"We are strongly determined to pour every bit of effort into achieving national reunification by pushing to improve inter-Korean relations in close cooperation with South Korean and overseas compatriots," said Kang Ji-yong, a director of the Committee for the Peaceful Reunification of Korea (CPRK). The statements were printed in an article carried by Rodong Sinmun. The CPRK is the socialist country's arm in charge of cross-border affairs.

Kang's comment came three days after leader Kim Jong-un called for "a favorable climate" to improve ties with South Korea and pledged to make aggressive efforts to strive for better relations in his New Year's message.

Vowing "active efforts" to get to know "the essence of the New Year's message" and to put it into practice, he stressed that this year will be a chance to achieve "a landmark progress" in its reunification movement.

Pyongyang's conciliatory gestures, however, have typically drawn chilly reactions from Seoul and Washington, which call for the North's sincere attitude and concrete steps toward denuclearization before the resumption of any dialogue.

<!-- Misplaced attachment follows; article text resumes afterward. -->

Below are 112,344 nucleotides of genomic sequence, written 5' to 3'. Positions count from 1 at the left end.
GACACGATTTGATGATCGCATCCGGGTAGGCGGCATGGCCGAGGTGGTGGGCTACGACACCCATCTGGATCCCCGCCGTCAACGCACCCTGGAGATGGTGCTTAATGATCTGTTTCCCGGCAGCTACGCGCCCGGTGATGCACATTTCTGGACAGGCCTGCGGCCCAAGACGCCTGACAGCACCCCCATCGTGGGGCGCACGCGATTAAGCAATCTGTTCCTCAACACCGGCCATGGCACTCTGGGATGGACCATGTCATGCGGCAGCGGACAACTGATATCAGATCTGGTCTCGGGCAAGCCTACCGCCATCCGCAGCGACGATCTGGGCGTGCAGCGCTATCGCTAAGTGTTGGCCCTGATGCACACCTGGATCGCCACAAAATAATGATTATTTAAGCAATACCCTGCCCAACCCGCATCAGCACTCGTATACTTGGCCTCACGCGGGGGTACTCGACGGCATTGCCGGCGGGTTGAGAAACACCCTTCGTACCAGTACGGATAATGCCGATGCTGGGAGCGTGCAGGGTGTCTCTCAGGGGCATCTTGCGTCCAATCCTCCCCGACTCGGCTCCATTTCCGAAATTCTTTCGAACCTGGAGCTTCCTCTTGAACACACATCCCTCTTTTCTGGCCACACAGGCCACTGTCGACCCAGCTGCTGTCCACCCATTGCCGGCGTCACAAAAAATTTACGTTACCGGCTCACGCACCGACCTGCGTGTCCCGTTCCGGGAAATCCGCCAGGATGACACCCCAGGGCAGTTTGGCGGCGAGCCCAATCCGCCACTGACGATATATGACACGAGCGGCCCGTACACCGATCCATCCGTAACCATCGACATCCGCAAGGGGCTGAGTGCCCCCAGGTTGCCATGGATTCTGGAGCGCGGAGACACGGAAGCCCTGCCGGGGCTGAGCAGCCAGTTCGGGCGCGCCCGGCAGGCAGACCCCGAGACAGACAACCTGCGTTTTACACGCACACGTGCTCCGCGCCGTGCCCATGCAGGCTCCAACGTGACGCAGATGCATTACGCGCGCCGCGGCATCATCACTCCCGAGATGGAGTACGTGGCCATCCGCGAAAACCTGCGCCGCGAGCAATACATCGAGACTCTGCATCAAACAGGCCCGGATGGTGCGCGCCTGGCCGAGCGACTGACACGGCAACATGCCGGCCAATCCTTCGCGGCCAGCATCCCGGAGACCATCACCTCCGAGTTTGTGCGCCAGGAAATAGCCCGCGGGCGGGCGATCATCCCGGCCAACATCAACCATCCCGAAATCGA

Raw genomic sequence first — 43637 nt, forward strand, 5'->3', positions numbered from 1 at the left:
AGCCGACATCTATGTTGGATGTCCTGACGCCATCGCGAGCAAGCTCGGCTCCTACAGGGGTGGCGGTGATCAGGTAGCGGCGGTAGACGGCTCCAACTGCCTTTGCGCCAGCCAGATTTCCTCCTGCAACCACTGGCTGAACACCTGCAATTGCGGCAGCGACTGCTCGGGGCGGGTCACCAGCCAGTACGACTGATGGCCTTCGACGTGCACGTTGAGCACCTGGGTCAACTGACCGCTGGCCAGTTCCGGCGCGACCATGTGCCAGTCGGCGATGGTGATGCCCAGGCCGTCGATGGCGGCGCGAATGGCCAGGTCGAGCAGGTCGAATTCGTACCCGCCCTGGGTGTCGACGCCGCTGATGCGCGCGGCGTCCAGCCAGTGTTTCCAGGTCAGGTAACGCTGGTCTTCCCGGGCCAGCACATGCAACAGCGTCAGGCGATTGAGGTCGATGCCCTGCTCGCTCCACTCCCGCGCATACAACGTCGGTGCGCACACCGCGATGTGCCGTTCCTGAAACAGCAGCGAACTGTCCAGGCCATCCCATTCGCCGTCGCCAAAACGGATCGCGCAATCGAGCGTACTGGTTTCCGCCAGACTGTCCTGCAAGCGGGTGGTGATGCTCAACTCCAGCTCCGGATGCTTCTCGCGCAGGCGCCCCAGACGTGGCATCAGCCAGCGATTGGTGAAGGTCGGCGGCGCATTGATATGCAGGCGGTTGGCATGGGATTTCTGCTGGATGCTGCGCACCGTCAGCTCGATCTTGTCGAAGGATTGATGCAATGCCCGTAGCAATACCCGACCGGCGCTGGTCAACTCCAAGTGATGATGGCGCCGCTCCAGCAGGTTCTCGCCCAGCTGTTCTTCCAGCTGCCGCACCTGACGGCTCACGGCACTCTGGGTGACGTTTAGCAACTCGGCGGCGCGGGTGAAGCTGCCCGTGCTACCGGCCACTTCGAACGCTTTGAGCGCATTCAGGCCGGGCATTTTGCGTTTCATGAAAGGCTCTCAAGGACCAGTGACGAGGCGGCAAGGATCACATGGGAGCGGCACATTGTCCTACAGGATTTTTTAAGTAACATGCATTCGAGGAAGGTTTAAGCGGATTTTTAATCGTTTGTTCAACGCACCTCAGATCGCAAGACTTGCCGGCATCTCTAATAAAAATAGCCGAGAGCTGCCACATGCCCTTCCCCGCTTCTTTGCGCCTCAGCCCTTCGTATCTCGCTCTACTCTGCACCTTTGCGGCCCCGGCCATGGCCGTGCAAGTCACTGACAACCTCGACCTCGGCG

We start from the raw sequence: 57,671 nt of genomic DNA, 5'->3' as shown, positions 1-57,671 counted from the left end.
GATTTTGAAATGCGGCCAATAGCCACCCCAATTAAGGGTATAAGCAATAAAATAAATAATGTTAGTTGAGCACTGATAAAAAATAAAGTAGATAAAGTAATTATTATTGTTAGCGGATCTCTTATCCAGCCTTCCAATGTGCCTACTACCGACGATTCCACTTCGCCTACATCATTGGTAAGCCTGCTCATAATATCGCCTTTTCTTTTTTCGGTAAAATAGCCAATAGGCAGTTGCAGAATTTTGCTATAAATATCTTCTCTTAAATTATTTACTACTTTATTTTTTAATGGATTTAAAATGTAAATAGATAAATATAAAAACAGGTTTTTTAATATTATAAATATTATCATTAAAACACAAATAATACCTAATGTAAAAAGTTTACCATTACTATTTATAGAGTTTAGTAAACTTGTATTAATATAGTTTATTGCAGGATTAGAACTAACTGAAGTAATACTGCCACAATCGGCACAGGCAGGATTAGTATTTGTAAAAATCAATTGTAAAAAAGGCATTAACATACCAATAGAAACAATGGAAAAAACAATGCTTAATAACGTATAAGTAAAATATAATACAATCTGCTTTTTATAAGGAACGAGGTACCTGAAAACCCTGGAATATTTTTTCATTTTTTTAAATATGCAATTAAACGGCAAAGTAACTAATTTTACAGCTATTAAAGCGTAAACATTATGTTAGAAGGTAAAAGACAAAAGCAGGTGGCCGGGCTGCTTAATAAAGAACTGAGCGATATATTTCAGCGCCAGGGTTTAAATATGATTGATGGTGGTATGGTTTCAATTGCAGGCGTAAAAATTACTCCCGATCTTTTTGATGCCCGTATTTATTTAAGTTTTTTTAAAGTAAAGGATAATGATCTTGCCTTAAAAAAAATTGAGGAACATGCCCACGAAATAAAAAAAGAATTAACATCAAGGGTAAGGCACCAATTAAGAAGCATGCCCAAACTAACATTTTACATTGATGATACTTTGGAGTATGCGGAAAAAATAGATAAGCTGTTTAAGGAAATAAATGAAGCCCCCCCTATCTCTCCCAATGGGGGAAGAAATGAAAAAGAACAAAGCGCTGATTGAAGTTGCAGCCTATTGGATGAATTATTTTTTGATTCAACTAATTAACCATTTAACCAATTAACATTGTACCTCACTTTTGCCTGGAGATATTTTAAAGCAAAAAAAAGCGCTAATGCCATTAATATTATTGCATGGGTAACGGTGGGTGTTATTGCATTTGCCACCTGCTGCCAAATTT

Seoul's unification ministry spokesperson Kim Eui-do said the government "has no choice but to question the North's sincerity," citing its track record of carrying out provocation as a reason for caution on its peace offensive.

Last year, Pyongyang issued a similar peace gesture before taking a series of provocative actions, including a third nuclear test in February, threats of nuclear war and the unilateral closure of an inter-Korean factory park in April.
(END)